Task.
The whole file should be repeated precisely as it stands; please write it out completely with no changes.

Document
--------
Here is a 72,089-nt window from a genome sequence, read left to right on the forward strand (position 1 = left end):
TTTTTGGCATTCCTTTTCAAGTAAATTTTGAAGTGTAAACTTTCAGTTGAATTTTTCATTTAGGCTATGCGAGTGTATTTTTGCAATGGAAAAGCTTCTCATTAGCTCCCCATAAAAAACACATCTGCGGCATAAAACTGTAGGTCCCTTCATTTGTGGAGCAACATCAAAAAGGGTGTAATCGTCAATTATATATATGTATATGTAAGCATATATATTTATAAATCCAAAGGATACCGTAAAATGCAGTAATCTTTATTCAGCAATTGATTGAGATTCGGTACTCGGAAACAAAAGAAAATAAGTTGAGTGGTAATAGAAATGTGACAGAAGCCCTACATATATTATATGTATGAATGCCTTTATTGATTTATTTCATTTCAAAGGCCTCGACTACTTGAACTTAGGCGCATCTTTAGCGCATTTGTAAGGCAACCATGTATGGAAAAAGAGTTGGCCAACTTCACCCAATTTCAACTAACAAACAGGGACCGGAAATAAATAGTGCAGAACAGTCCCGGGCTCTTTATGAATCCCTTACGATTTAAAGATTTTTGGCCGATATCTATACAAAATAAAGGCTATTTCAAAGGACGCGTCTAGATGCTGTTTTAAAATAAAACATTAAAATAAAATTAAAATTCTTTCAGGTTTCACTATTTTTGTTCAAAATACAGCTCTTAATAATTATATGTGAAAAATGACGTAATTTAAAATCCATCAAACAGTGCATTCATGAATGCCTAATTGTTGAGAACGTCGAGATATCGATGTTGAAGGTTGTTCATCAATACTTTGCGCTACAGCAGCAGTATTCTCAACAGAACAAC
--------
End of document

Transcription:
Here is a 72,089-nt window from a genome sequence, read left to right on the forward strand (position 1 = left end):
TTTTTGGCATTCCTTTTCAAGTAAATTTTGAAGTGTAAACTTTCAGTTGAATTTTTCATTTAGGCTATGCGAGTGTATTTTTGCAATGGAAAAGCTTCTCATTAGCTCCCCATAAAAAACACATCTGCGGCATAAAACTGTAGGTCCCTTCATTTGTGGAGCAACATCAAAAAGGGTGTAATCGTCAATTATATATATGTATATGTAAGCATATATATTTATAAATCCAAAGGATACCGTAAAATGCAGTAATCTTTATTCAGCAATTGATTGAGATTCGGTACTCGGAAACAAAAGAAAATAAGTTGAGTGGTAATAGAAATGTGACAGAAGCCCTACATATATTATATGTATGAATGCCTTTATTGATTTATTTCATTTCAAAGGCCTCGACTACTTGAACTTAGGCGCATCTTTAGCGCATTTGTAAGGCAACCATGTATGGAAAAAGAGTTGGCCAACTTCACCCAATTTCAACTAACAAACAGGGACCGGAAATAAATAGTGCAGAACAGTCCCGGGCTCTTTATGAATCCCTTACGATTTAAAGATTTTTGGCCGATATCTATACAAAATAAAGGCTATTTCAAAGGACGCGTCTAGATGCTGTTTTAAAATAAAACATTAAAATAAAATTAAAATTCTTTCAGGTTTCACTATTTTTGTTCAAAATACAGCTCTTAATAATTATATGTGAAAAATGACGTAATTTAAAATCCATCAAACAGTGCATTCATGAATGCCTAATTGTTGAGAACGTCGAGATATCGATGTTGAAGGTTGTTCATCAATACTTTGCGCTACAGCAGCAGTATTCTCAACAGAACAAC